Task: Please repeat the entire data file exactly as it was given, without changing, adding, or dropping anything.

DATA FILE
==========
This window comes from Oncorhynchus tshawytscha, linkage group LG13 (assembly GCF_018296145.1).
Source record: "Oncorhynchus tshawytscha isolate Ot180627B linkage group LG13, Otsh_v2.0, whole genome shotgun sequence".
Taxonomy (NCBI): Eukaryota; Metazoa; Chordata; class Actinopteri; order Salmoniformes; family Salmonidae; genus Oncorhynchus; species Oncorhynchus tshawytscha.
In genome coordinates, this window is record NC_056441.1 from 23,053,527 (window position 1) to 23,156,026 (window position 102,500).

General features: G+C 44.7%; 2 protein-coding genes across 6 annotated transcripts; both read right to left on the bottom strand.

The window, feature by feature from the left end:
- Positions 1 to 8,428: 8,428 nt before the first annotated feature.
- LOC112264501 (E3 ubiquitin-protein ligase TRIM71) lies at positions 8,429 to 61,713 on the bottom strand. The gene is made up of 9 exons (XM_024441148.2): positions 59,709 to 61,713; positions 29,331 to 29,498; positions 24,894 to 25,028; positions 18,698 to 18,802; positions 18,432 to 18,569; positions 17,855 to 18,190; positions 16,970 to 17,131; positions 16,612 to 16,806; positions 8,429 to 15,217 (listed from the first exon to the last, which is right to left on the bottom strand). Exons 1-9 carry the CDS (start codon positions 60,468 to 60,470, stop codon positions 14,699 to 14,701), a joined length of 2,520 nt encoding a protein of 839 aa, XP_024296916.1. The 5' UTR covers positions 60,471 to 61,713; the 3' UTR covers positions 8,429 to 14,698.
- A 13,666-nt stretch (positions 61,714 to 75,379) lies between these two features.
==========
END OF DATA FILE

This window comes from Oncorhynchus tshawytscha, linkage group LG13 (assembly GCF_018296145.1).
Source record: "Oncorhynchus tshawytscha isolate Ot180627B linkage group LG13, Otsh_v2.0, whole genome shotgun sequence".
Taxonomy (NCBI): Eukaryota; Metazoa; Chordata; class Actinopteri; order Salmoniformes; family Salmonidae; genus Oncorhynchus; species Oncorhynchus tshawytscha.
In genome coordinates, this window is record NC_056441.1 from 23,053,527 (window position 1) to 23,156,026 (window position 102,500).

General features: G+C 44.7%; 2 protein-coding genes across 6 annotated transcripts; both read right to left on the bottom strand.

The window, feature by feature from the left end:
- Positions 1 to 8,428: 8,428 nt before the first annotated feature.
- LOC112264501 (E3 ubiquitin-protein ligase TRIM71) lies at positions 8,429 to 61,713 on the bottom strand. The gene is made up of 9 exons (XM_024441148.2): positions 59,709 to 61,713; positions 29,331 to 29,498; positions 24,894 to 25,028; positions 18,698 to 18,802; positions 18,432 to 18,569; positions 17,855 to 18,190; positions 16,970 to 17,131; positions 16,612 to 16,806; positions 8,429 to 15,217 (listed from the first exon to the last, which is right to left on the bottom strand). Exons 1-9 carry the CDS (start codon positions 60,468 to 60,470, stop codon positions 14,699 to 14,701), a joined length of 2,520 nt encoding a protein of 839 aa, XP_024296916.1. The 5' UTR covers positions 60,471 to 61,713; the 3' UTR covers positions 8,429 to 14,698.
- A 13,666-nt stretch (positions 61,714 to 75,379) lies between these two features.